Also, if you are looking for some of my jewelry pieces, swing by my Etsy shop! I’ll be adding new pieces over the next month or so as well, so stay tuned!

Right now it’s mad DragonCon prep time, but once September rolls around, look forward to new tutorials, more projects and more crafting topic posts!

Loki Scepter v 2.0 – Step by Step

At long last it’s time to post this bad boy. I decided shortly after the first attempt at this piece that I could create something more accurate and easier to assemble with a bit more prototyping work and better molds. This continues from the process I used to create version 1.0 of the scepter.

04 - m5g3uwkFirstly, some of the issues I had with the first design. The bigges issue in the form was that the angle where the shaft met the head was much too acute and the assembly point there was crappy and not flush. Secondly, the backplate on the head where I hid the battery slot was the wrong shape, has a hard to use mold and, again, needed better assembly posts. The head also had an unnecessary detail which appeared on the spear length, but not the scepter. Finally, I wasn’t happy with the strength of the LED in the gem or the weathering of the gem.
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Loki Scepter Version 2.0 – Complete!

After months of work re-tweaking, I’ve finished the new version of the scepter. I reworked many of the forms and lines and removed some elements that were there in error last time, re-did the assembly method for a better looking, more sturdy assembly with better access to the battery pack and changed the finish for something more durable long-term.
I’m also working very hard on improving my prop photography skills.

I will not be taking any commissions for these at the moment (all commission slots are closed). Once I finish what I currently have on order, I will open commissions again. I’ll make a post as soon as that happens.





Busy times! Status of commission schedule.


Been a while since the last update. I got hit with a slew of commission requests and general inquiries. The last two big projects have been exceedingly popular, which is awesome and humbling. However, I am up to my ears in work now (also awesome) but that means less time to post to the page or answer e-mails for non-clients. So, Just a quick update to where the studio is, work-wise and what it means for commissions right now.


I am not accepting commissions until early next year. Right now the studio has been completely taken over by Loki (that sly b*stard). I will update the page when this changes, but until the current commissions for scepters, spears and armor are complete, I will not be accepting new commissions or even negotiating future commissions. I simply don’t have the time to do price quotes at the moment (which generally take between 30 and 90 minutes each). I will still give quotes for things I have done before and thus already know the price, but will not be taking actual orders until after new years most likely.

I also have had a massive amount of interest in the Megaman armor I completed earlier this year. I am floored by the response, and I really appreciate that the reaction has been so positive, but I will not take any commissions to replicate it. It was a great design and I learned a great deal from it’s completion, but I also learned that it is incredibly time consuming and that I did not want to undertake another project in that vein on a commission basis. If you have any questions about how I made it that are not covered in my post on creating flexible armor with EVA foam, please feel free to shoot me a line with your specific question and I’ll try to help out. However, I will not accept any commissions to make another one.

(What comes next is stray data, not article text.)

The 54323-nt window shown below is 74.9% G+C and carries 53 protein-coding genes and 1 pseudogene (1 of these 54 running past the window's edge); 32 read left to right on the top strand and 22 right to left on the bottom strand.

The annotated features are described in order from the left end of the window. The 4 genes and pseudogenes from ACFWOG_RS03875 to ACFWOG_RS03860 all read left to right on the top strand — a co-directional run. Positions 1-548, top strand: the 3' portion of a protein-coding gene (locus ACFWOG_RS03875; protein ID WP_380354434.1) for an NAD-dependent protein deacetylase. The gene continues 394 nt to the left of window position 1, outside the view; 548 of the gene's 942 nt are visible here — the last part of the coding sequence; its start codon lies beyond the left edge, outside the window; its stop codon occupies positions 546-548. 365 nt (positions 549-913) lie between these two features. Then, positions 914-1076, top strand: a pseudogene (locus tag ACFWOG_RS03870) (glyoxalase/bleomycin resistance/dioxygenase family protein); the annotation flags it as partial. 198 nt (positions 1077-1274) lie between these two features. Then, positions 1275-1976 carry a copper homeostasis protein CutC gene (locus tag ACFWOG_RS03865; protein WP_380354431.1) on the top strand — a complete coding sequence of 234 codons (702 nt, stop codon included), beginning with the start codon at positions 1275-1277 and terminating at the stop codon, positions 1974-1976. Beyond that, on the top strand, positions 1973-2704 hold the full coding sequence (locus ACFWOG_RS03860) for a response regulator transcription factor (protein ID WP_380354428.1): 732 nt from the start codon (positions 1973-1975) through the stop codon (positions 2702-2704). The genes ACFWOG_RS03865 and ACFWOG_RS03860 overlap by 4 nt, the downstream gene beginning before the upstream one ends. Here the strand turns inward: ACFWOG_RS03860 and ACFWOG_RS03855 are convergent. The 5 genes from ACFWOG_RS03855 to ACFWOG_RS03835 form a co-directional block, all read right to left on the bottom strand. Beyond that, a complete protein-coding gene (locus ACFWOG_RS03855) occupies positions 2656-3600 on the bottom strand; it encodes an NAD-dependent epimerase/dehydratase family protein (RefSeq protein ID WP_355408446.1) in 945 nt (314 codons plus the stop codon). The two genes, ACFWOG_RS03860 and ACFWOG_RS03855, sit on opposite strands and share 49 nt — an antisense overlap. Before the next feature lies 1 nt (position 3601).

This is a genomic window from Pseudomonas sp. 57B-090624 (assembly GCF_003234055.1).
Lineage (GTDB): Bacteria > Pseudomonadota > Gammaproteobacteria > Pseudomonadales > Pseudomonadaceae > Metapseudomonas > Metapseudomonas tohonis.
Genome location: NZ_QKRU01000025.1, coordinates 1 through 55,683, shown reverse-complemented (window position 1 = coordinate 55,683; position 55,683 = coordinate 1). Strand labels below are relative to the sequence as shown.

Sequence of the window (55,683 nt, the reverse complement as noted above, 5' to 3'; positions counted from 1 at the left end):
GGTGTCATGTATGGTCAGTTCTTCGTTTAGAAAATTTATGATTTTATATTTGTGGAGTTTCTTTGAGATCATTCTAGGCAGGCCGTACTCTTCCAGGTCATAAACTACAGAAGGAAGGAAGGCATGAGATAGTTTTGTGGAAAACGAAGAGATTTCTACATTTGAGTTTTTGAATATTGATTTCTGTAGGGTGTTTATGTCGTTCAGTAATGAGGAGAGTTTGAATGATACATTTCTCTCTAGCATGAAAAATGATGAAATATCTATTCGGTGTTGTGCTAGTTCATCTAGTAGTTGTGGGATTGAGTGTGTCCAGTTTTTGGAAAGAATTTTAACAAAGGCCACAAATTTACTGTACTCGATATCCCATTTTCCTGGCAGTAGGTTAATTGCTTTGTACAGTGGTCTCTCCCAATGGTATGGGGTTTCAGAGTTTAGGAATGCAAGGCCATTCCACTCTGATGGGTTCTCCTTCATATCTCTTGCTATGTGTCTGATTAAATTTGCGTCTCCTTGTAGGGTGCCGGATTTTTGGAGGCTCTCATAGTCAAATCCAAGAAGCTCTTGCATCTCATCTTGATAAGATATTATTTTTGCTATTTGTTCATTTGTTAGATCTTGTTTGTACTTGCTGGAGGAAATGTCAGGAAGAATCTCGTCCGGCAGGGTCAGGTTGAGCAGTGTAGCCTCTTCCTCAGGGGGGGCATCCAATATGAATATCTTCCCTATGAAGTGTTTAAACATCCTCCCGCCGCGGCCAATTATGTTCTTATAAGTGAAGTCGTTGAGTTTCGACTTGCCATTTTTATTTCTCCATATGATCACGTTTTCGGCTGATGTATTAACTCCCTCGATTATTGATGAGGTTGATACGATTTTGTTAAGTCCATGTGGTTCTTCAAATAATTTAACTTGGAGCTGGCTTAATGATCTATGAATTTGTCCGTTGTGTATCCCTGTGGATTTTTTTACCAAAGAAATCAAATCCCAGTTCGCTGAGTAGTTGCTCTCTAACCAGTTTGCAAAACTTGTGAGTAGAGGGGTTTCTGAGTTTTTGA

Thanks for reading, and look forward for Loki Scepter v 2.0 coming soon!

Megaman Starforce Armor – Done!

And here’s the armor to go with the helmet I posted Here!


This set is created mostly in EVA foam covered in stretch vinyl using the technique I outlined Here. Additional details were added in resin, PVC and there’s a couple dozen LEDs providing some light to Omega-Xi/WarRock. Th armor is lightweight, flexible an all joints bend and shift to allow for walking and posing.

Status of the Site and Commissions

So, anyone who has tried to access the site in the last couple of weeks probably saw a very nasty warning page from google stating that the site was likely an attack site. This has been fixed! It seems my site was the target of a nasty bit of malicious code insert that tried to install malware whenever anyone visited it. I’ve been working with my hosting provider and the site is now clean again. If you have visited the site in the last 2-3 weeks and ignored the warning page, it wouldn’t hurt to run your favorite malware/virus checker just in case.
On brighter news, I have a few commissions slots open over the summer, but only for things which I already have the molds for. These items include:

I just won’t have time this summer to take on any new, custom commissions with my current workload and preparation for DragonCon. I will have time to prepare things I have already created molds for, however, and may also be able to provide any of the above listed items in kit form. Use the commission inquiry form to inquire.

Megaman Starforce – Helmet

I am very pleased to get to show this bad boy off.


This was a fun piece to work on, and will be the only hard part of my client’s Megaman costume. The helmet started as a large acrylic light dome. This was cut into the bases for the helmet (a word to those cutting acrylic with a rotary tool, wear long sleeves!). The visor section got a few thin coats of transparent red, and the rest of the helm was masked off and was colored with model magic and testors colors. The “ears” are slush cast in urethane resin. The “Hair” is assembled in EVA foam, which gives a cool cartoony look to it and holds the spikes perfectly without having to deal with a heavy wig and a ton of styling products. The visor also flips up for when my client needs more visibility. The inside is finished off with a foam lining for comfort